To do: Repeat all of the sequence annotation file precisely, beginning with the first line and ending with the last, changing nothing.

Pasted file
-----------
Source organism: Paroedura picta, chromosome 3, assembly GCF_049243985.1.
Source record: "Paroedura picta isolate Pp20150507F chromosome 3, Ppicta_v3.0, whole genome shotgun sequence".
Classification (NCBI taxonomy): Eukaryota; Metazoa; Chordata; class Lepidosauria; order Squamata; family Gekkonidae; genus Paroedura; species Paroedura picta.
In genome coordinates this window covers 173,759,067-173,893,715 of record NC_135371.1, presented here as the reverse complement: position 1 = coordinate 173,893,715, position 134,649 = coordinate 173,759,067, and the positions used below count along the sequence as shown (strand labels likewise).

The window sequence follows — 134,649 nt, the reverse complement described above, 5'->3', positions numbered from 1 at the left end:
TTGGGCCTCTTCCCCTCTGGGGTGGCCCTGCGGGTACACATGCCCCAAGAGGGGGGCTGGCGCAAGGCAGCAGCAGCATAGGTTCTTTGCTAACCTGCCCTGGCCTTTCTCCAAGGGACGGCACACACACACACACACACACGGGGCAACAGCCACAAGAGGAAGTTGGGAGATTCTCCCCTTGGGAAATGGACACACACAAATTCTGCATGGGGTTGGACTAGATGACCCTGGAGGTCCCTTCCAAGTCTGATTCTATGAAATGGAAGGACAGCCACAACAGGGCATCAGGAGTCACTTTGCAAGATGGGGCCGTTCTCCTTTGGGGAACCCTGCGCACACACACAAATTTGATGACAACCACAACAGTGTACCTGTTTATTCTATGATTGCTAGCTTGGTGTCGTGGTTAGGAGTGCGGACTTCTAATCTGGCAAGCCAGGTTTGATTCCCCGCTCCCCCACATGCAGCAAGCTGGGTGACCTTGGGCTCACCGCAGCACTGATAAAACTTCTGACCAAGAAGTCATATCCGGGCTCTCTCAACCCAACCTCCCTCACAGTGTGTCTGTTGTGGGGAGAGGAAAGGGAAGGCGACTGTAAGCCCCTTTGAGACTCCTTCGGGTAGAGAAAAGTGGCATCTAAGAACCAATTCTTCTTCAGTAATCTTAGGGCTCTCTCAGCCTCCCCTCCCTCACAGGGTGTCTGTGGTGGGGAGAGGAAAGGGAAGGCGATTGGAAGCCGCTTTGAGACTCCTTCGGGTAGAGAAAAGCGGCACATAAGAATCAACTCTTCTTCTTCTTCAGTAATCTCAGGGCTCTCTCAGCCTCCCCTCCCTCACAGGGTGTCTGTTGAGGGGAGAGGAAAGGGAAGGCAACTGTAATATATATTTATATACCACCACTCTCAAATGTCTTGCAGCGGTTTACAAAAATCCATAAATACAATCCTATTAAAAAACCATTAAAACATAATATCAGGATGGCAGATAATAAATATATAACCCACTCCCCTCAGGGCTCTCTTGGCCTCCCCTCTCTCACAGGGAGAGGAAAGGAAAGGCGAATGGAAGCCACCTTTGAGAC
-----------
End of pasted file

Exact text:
Source organism: Paroedura picta, chromosome 3, assembly GCF_049243985.1.
Source record: "Paroedura picta isolate Pp20150507F chromosome 3, Ppicta_v3.0, whole genome shotgun sequence".
Classification (NCBI taxonomy): Eukaryota; Metazoa; Chordata; class Lepidosauria; order Squamata; family Gekkonidae; genus Paroedura; species Paroedura picta.
In genome coordinates this window covers 173,759,067-173,893,715 of record NC_135371.1, presented here as the reverse complement: position 1 = coordinate 173,893,715, position 134,649 = coordinate 173,759,067, and the positions used below count along the sequence as shown (strand labels likewise).

The window sequence follows — 134,649 nt, the reverse complement described above, 5'->3', positions numbered from 1 at the left end:
TTGGGCCTCTTCCCCTCTGGGGTGGCCCTGCGGGTACACATGCCCCAAGAGGGGGGCTGGCGCAAGGCAGCAGCAGCATAGGTTCTTTGCTAACCTGCCCTGGCCTTTCTCCAAGGGACGGCACACACACACACACACACACGGGGCAACAGCCACAAGAGGAAGTTGGGAGATTCTCCCCTTGGGAAATGGACACACACAAATTCTGCATGGGGTTGGACTAGATGACCCTGGAGGTCCCTTCCAAGTCTGATTCTATGAAATGGAAGGACAGCCACAACAGGGCATCAGGAGTCACTTTGCAAGATGGGGCCGTTCTCCTTTGGGGAACCCTGCGCACACACACAAATTTGATGACAACCACAACAGTGTACCTGTTTATTCTATGATTGCTAGCTTGGTGTCGTGGTTAGGAGTGCGGACTTCTAATCTGGCAAGCCAGGTTTGATTCCCCGCTCCCCCACATGCAGCAAGCTGGGTGACCTTGGGCTCACCGCAGCACTGATAAAACTTCTGACCAAGAAGTCATATCCGGGCTCTCTCAACCCAACCTCCCTCACAGTGTGTCTGTTGTGGGGAGAGGAAAGGGAAGGCGACTGTAAGCCCCTTTGAGACTCCTTCGGGTAGAGAAAAGTGGCATCTAAGAACCAATTCTTCTTCAGTAATCTTAGGGCTCTCTCAGCCTCCCCTCCCTCACAGGGTGTCTGTGGTGGGGAGAGGAAAGGGAAGGCGATTGGAAGCCGCTTTGAGACTCCTTCGGGTAGAGAAAAGCGGCACATAAGAATCAACTCTTCTTCTTCTTCAGTAATCTCAGGGCTCTCTCAGCCTCCCCTCCCTCACAGGGTGTCTGTTGAGGGGAGAGGAAAGGGAAGGCAACTGTAATATATATTTATATACCACCACTCTCAAATGTCTTGCAGCGGTTTACAAAAATCCATAAATACAATCCTATTAAAAAACCATTAAAACATAATATCAGGATGGCAGATAATAAATATATAACCCACTCCCCTCAGGGCTCTCTTGGCCTCCCCTCTCTCACAGGGAGAGGAAAGGAAAGGCGAATGGAAGCCACCTTTGAGAC